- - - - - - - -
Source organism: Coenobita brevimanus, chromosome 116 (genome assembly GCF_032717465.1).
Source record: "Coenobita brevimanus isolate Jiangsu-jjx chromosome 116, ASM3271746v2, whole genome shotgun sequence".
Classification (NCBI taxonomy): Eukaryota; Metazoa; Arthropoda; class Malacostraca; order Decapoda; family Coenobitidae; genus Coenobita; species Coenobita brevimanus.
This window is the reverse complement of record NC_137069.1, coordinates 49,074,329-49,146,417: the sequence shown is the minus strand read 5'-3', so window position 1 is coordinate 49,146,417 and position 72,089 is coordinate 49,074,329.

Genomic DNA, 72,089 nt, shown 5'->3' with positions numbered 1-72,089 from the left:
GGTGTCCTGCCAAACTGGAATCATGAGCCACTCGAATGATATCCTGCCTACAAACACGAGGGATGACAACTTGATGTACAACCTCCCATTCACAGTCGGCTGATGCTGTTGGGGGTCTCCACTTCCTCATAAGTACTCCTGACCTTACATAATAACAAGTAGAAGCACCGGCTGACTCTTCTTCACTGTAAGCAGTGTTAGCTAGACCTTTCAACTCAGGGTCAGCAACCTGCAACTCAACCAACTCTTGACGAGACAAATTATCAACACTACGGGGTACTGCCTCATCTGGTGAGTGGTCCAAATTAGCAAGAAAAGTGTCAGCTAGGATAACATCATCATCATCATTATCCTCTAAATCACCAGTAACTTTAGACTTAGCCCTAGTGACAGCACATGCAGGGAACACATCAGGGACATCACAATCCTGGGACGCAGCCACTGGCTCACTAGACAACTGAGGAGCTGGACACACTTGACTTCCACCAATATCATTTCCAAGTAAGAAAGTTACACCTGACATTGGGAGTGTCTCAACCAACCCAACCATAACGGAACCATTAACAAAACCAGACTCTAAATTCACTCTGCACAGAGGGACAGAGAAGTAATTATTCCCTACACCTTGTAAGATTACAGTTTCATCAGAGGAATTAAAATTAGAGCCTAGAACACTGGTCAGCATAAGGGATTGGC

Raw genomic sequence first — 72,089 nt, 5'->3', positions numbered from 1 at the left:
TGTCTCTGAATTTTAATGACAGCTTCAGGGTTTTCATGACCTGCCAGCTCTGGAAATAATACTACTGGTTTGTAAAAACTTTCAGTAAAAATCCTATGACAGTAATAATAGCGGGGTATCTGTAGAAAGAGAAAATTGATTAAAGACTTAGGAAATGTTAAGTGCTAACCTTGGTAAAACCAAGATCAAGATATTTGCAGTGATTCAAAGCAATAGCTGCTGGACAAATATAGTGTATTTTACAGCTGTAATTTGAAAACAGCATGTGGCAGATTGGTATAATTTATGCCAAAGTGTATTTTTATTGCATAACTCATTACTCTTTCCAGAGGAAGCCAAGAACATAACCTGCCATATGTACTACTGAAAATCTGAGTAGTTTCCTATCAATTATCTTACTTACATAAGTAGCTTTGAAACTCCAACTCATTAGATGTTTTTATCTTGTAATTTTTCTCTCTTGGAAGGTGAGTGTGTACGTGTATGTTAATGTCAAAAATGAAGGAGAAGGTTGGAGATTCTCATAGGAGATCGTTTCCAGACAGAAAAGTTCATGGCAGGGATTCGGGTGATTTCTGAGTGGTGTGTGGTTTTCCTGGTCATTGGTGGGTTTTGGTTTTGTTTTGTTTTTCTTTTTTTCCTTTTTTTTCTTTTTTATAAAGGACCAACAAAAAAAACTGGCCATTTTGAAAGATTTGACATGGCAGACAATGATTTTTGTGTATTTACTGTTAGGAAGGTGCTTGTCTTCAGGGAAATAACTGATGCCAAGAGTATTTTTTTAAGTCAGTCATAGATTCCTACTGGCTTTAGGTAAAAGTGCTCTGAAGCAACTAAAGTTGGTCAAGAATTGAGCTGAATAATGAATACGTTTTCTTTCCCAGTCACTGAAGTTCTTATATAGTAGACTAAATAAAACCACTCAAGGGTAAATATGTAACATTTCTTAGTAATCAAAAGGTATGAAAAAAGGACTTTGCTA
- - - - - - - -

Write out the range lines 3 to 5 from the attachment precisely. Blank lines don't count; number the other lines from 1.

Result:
Classification (NCBI taxonomy): Eukaryota; Metazoa; Arthropoda; class Malacostraca; order Decapoda; family Coenobitidae; genus Coenobita; species Coenobita brevimanus.
This window is the reverse complement of record NC_137069.1, coordinates 49,074,329-49,146,417: the sequence shown is the minus strand read 5'-3', so window position 1 is coordinate 49,146,417 and position 72,089 is coordinate 49,074,329.

Genomic DNA, 72,089 nt, shown 5'->3' with positions numbered 1-72,089 from the left: